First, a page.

It is often said that brown recluses and black widows are the only two spider species that can be dangerous to humans in the United States. This claim is misleading for a few reasons. While it is true that brown recluses and black widows are responsible for the majority of medically significant spider envenomation cases in the US, they are not the only potentially dangerous spider species commonly found in homes. For example, it has been well documented that both hobo spiders and yellow sac spiders inflict medically harmful bites to humans on occasion, and unlike brown recluses and black widows, these two spider species are unusually aggressive toward humans. Also, three spider species in the US are accurately referred to as “black widows,” and 13 recluse spider species have been documented as inhabiting the US, all of which are known for inflicting bites that occasionally result in serious medical conditions. The potentially dangerous spider species that can be found in Louisiana include brown recluse spiders, yellow sac spiders, southern black widows, and brown widows.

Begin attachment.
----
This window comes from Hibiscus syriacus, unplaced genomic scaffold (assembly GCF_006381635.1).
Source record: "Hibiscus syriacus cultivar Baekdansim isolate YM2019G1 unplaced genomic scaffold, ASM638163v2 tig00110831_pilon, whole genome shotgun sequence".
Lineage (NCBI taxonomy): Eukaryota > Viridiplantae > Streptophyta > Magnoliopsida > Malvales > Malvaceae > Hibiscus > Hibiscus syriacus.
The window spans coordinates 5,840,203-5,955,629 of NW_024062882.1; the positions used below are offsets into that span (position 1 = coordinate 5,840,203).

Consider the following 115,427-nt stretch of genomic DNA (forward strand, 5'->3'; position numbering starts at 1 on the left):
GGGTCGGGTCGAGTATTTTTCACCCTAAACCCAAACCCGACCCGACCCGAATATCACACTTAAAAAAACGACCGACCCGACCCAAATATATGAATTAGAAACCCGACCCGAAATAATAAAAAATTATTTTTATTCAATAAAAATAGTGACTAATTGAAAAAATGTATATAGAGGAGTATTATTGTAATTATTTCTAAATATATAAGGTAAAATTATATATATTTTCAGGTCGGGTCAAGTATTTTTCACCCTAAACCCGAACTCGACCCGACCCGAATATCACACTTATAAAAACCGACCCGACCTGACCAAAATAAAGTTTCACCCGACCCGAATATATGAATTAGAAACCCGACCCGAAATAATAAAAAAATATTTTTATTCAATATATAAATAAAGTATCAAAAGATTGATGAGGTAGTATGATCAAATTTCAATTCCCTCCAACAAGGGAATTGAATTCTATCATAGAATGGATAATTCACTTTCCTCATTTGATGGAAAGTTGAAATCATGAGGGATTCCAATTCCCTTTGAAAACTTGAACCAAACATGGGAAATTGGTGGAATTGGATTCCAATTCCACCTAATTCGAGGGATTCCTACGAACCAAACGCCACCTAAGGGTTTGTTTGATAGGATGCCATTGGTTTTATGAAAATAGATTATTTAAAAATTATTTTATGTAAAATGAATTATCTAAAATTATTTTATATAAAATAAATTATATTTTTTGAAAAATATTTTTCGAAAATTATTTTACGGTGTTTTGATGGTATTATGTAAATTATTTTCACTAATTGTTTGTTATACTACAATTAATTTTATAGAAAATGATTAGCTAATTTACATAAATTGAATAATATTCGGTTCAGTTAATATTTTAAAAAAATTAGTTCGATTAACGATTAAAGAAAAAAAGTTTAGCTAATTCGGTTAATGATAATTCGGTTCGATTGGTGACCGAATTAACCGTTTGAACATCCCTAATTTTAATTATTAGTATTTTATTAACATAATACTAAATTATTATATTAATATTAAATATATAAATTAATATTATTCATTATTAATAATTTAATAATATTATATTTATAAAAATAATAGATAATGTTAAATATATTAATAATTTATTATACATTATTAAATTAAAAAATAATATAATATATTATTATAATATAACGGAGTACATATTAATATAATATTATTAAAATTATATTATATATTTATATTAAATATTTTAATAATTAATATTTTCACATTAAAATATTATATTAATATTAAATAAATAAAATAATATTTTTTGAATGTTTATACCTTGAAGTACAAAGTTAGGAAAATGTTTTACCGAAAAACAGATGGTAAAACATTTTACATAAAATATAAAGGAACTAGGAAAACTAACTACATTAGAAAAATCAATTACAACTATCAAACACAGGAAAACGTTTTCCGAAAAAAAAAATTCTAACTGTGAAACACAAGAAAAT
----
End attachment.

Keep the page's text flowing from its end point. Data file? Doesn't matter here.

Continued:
According to the American Association of Poison Control Centers, around 2,200 black widow bites are reported annually in the US, but a fatality resulting from a black widow bite has not been documented in the country since 1983. The southern black widow is abundant in Louisiana, and its close relative, the brown widow, is abundant in New Orleans, but it’s expanding its non-native habitat into the rest of the state. Unfortunately, black widows are found within homes often, occasionally in large numbers, and they build tattered webs just like common house spiders. Black widows are usually found hiding beneath objects in cluttered rooms, and they are especially common in garages, barns and sheds. While black widows are shy around humans, females will readily bite if they become disturbed within their webs, particularly when eggs are present in webs. Keeping indoor environments free of clutter, maintaining well groomed yard landscapes, and sealing entry points on the exterior walls of homes are the best ways to prevent black widows from entering homes. In some cases it is necessary to apply insecticides judiciously to corners, beneath furniture, across doorways and other areas where black widows will likely make contact. Pyrethroid insecticides are available to consumers for spider control, but more effective formulations require a pest control license to handle.
Have you ever encountered a black widow spider indoors?Tags: Spider Control, Spider exterminator